After diktats on phonics, are teachers really free to choose how to teach?
Every teacher has those lessons that don't just go well, they go stupendously well.
The difficulty is in replicating it. Another day, another class, a different teacher and that explanation of photosynthesis, complete with a Year 2 child dressed as a leaf, falls flat instead of bringing enlightenment.
Academics know this. They take into account that sometimes things will just go well: for example, in education they test whether a particular programme or intervention has helped children to make progress or whether they would have done so anyway.
Recently, John Jerrim, reader in educational and social statistics at the UCL Institute of Education, found that a particular mathematics programme may have helped children to make one month’s progress over a year.
It wasn't a large amount of progress and the analysis had to combine two smaller studies for the effect to show up, meaning that a larger study would be wise, Dr Jerrim added. Then he suggested that the intervention should necessarily become national policy.
Say that again?
Why would an intervention with only limited evidence for a small positive effect be considered for a national roll-out? Weren’t national roll-outs something the last Labour government did anyway, with the literacy and numeracy strategies?
For the past five years, Conservative education secretaries have been talking about promoting autonomy and trusting teachers.
But Dr Jerrim would have known that the power of this study wasn’t so much in his statistics, but in the branding and the words used to describe it. In this case, the words “mastery” and “Singapore”.
Mathematics Mastery has been developed by Ark Schools based on Singaporean teaching. It includes some of the "mastery" teaching methods that are thought to contribute to the success of that Southeast Asian countries in the Pisa (Programme for International Student) rankings – in particular studying fewer topics in more depth and the frequent use of objects and pictures.
And while the Mathematics Mastery programme itself is not subject to a national roll-out, the concept of "mastery" is already been touted as the answer to the perceived mathematical shortcomings of the nation – although there is still some debate over what, exactly, it means. For example, many "mastery" approaches will keep the whole class on one subject until everyone has "mastered" it and then move them on together, but the Mathematics Mastery programme does not do this.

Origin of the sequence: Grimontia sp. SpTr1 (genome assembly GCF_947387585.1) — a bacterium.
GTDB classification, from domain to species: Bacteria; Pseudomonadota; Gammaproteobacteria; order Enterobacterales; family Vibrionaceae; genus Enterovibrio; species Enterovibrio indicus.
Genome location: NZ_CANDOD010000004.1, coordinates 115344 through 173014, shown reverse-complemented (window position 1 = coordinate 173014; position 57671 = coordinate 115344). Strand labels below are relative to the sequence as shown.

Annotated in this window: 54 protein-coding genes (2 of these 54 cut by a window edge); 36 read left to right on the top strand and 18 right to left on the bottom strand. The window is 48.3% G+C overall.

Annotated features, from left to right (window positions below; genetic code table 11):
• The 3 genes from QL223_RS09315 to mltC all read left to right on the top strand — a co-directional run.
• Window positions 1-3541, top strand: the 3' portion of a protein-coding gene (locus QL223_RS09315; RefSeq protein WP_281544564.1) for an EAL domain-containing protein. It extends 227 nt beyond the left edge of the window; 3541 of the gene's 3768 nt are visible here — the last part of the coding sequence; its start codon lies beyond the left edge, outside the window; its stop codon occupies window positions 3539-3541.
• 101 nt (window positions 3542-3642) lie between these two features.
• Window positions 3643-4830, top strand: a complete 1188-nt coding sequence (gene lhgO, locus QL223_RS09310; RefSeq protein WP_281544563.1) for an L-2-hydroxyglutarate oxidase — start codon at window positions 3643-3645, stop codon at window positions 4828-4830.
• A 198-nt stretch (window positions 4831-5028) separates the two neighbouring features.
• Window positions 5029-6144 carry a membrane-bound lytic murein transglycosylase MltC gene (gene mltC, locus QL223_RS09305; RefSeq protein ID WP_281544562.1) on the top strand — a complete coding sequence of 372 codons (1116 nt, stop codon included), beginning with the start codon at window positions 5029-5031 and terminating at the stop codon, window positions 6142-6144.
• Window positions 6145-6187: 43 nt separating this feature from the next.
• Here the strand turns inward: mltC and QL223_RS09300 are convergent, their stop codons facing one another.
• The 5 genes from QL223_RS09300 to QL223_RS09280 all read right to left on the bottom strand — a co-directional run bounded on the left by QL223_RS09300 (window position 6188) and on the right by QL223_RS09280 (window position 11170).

Of course, there are many reasons why countries such as Singapore do so much better in the maths Pisa tables than the UK. The mastery teaching style may be prominent among them, but other factors include the culture, history and socio-economics.
Which is exactly why Dr Jerrim and his colleagues tested whether that teaching style will also produce results in the UK.
Anyone can read the study which, unlike many academic papers, is published in full, free of charge, online by the Education Endowment Foundation (EEF). They can also read Dr Jerrim's cost-benefit analysis, jointly authored with Professor Anna Vignoles, professor of education at the University of Cambridge.
Teachers can decide for themselves what they think of the impact. They can see that the findings are of "moderate" security. They can decide either "Yeah, it’s worth a punt" or "No thanks, we’ll leave it".
This is the ideal of an evidence-based profession. But perhaps that ideal should be tempered with a little reality. While teachers should be able to read the evidence and decide for themselves whether to take it further, that freedom is necessarily limited. For a start, it takes time. And even when time is found, there are other considerations: inspections, tests, the budget and maybe even peer pressure. If everyone else is doing it – why aren’t you?
And so arises the fear that, rather than evidence, it is the buzz that is driving the mastery wagon.
Which is why the debate over what evidence is needed for a national policy is not a debate about evidence at all, but about trust.
There is strong evidence supporting the use of phonics to teach reading. But the government did not let that speak for itself. Phonics was sledgehammered into primary schools, with changes to legislation, inspection and millions spent on a new statutory test, in a way that risked alienating the government’s trusted professionals from a teaching method that had long enjoyed much support, albeit not uncritically.
The mastery teaching method, which means less differentiation, is also not without its critics. And, judging from tweets I have received, the Mathematics Mastery programme certainly isn't.
The EEF-funded evaluation has shown, so far, a small but positive effect. That is all that the evaluators want to claim. While that means the government would do well not to spend millions on rolling it out as a national programme and there is no evidence that it will revolutionise maths, it may be that some schools will find it useful. And some pupils will then do better as a result.
But, of course, the question is not whether schools should be free to use a certain method, it is whether schools are free not to use it. Do teachers trust the government when it says they really are free to choose how to teach?